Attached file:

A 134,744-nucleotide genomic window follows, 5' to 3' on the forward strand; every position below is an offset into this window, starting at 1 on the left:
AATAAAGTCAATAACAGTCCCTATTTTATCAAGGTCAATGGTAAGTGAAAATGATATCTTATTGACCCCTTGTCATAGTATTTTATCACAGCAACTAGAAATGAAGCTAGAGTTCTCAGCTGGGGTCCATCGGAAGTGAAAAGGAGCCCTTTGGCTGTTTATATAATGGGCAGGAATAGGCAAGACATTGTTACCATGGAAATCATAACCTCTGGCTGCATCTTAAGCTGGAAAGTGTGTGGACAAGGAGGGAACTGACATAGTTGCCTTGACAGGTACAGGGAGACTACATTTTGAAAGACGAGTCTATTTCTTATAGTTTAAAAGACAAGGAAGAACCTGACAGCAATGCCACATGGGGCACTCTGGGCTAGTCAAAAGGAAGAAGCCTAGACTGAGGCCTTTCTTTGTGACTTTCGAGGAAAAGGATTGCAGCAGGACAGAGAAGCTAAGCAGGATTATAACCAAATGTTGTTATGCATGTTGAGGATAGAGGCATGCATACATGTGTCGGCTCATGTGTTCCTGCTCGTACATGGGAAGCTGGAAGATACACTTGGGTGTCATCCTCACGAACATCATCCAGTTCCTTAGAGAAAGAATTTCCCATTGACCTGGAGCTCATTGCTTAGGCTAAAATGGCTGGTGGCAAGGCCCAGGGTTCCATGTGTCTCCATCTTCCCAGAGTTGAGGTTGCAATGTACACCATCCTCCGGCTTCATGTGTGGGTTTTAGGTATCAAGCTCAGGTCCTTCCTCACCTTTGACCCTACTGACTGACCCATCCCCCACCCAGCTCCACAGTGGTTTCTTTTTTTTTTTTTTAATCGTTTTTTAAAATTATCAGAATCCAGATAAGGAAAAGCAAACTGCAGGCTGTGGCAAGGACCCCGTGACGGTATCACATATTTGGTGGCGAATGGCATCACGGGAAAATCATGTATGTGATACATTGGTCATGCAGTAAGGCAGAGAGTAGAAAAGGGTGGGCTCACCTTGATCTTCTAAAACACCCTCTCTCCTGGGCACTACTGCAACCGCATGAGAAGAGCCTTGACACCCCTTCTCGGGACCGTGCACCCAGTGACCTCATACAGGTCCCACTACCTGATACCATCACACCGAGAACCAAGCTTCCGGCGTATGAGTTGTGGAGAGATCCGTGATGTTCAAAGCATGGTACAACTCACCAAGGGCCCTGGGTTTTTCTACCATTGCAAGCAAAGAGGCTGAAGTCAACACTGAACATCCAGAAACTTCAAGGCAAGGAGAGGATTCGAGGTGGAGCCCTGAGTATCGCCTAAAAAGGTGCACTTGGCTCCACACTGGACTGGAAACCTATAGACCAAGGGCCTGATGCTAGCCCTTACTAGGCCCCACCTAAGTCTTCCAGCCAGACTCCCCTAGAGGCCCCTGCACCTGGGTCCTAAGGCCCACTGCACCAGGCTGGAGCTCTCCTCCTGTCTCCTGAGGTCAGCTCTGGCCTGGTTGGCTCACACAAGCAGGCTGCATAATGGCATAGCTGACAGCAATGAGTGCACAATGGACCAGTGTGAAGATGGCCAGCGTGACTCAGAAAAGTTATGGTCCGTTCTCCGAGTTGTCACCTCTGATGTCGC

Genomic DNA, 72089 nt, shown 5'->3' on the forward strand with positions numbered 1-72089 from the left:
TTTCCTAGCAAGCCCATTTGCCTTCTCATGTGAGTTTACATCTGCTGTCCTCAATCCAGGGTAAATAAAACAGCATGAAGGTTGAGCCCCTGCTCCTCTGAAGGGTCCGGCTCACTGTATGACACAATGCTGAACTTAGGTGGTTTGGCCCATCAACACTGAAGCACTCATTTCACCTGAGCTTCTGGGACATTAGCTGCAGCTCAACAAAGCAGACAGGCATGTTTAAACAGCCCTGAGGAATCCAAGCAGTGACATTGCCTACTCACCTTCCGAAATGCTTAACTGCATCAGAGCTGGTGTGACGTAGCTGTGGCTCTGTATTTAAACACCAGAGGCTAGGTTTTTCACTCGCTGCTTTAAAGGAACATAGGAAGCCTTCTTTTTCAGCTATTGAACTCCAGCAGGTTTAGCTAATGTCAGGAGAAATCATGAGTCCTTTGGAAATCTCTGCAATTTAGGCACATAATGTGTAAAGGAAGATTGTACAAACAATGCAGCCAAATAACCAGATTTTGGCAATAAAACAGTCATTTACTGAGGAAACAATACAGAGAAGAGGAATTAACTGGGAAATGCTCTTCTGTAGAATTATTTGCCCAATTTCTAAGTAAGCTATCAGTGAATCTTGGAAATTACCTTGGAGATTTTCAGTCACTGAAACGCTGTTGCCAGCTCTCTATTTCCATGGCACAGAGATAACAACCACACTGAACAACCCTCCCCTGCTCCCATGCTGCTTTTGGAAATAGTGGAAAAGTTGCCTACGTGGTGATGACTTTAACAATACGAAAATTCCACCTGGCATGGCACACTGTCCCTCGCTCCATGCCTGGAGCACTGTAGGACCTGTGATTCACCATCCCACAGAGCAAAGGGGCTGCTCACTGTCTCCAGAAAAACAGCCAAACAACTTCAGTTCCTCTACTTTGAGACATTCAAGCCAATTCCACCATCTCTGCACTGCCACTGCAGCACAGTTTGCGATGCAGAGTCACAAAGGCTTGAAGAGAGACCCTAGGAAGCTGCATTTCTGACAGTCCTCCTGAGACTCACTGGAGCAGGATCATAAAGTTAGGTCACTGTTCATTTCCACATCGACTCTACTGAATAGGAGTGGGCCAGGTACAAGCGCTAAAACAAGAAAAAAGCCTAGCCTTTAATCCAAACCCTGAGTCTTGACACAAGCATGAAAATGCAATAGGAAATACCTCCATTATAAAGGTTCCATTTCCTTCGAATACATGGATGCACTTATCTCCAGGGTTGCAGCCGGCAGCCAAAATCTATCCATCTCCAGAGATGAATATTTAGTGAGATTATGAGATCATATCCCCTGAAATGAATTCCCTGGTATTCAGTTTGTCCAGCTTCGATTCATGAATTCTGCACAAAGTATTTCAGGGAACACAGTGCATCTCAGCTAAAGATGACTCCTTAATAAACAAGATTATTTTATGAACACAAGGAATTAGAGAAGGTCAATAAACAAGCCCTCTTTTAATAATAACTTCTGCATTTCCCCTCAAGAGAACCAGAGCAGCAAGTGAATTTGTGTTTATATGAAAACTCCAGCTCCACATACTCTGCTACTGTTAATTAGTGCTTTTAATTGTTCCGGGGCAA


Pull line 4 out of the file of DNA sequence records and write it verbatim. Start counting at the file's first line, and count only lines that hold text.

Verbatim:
TTTCCTAGCAAGCCCATTTGCCTTCTCATGTGAGTTTACATCTGCTGTCCTCAATCCAGGGTAAATAAAACAGCATGAAGGTTGAGCCCCTGCTCCTCTGAAGGGTCCGGCTCACTGTATGACACAATGCTGAACTTAGGTGGTTTGGCCCATCAACACTGAAGCACTCATTTCACCTGAGCTTCTGGGACATTAGCTGCAGCTCAACAAAGCAGACAGGCATGTTTAAACAGCCCTGAGGAATCCAAGCAGTGACATTGCCTACTCACCTTCCGAAATGCTTAACTGCATCAGAGCTGGTGTGACGTAGCTGTGGCTCTGTATTTAAACACCAGAGGCTAGGTTTTTCACTCGCTGCTTTAAAGGAACATAGGAAGCCTTCTTTTTCAGCTATTGAACTCCAGCAGGTTTAGCTAATGTCAGGAGAAATCATGAGTCCTTTGGAAATCTCTGCAATTTAGGCACATAATGTGTAAAGGAAGATTGTACAAACAATGCAGCCAAATAACCAGATTTTGGCAATAAAACAGTCATTTACTGAGGAAACAATACAGAGAAGAGGAATTAACTGGGAAATGCTCTTCTGTAGAATTATTTGCCCAATTTCTAAGTAAGCTATCAGTGAATCTTGGAAATTACCTTGGAGATTTTCAGTCACTGAAACGCTGTTGCCAGCTCTCTATTTCCATGGCACAGAGATAACAACCACACTGAACAACCCTCCCCTGCTCCCATGCTGCTTTTGGAAATAGTGGAAAAGTTGCCTACGTGGTGATGACTTTAACAATACGAAAATTCCACCTGGCATGGCACACTGTCCCTCGCTCCATGCCTGGAGCACTGTAGGACCTGTGATTCACCATCCCACAGAGCAAAGGGGCTGCTCACTGTCTCCAGAAAAACAGCCAAACAACTTCAGTTCCTCTACTTTGAGACATTCAAGCCAATTCCACCATCTCTGCACTGCCACTGCAGCACAGTTTGCGATGCAGAGTCACAAAGGCTTGAAGAGAGACCCTAGGAAGCTGCATTTCTGACAGTCCTCCTGAGACTCACTGGAGCAGGATCATAAAGTTAGGTCACTGTTCATTTCCACATCGACTCTACTGAATAGGAGTGGGCCAGGTACAAGCGCTAAAACAAGAAAAAAGCCTAGCCTTTAATCCAAACCCTGAGTCTTGACACAAGCATGAAAATGCAATAGGAAATACCTCCATTATAAAGGTTCCATTTCCTTCGAATACATGGATGCACTTATCTCCAGGGTTGCAGCCGGCAGCCAAAATCTATCCATCTCCAGAGATGAATATTTAGTGAGATTATGAGATCATATCCCCTGAAATGAATTCCCTGGTATTCAGTTTGTCCAGCTTCGATTCATGAATTCTGCACAAAGTATTTCAGGGAACACAGTGCATCTCAGCTAAAGATGACTCCTTAATAAACAAGATTATTTTATGAACACAAGGAATTAGAGAAGGTCAATAAACAAGCCCTCTTTTAATAATAACTTCTGCATTTCCCCTCAAGAGAACCAGAGCAGCAAGTGAATTTGTGTTTATATGAAAACTCCAGCTCCACATACTCTGCTACTGTTAATTAGTGCTTTTAATTGTTCCGGGGCAA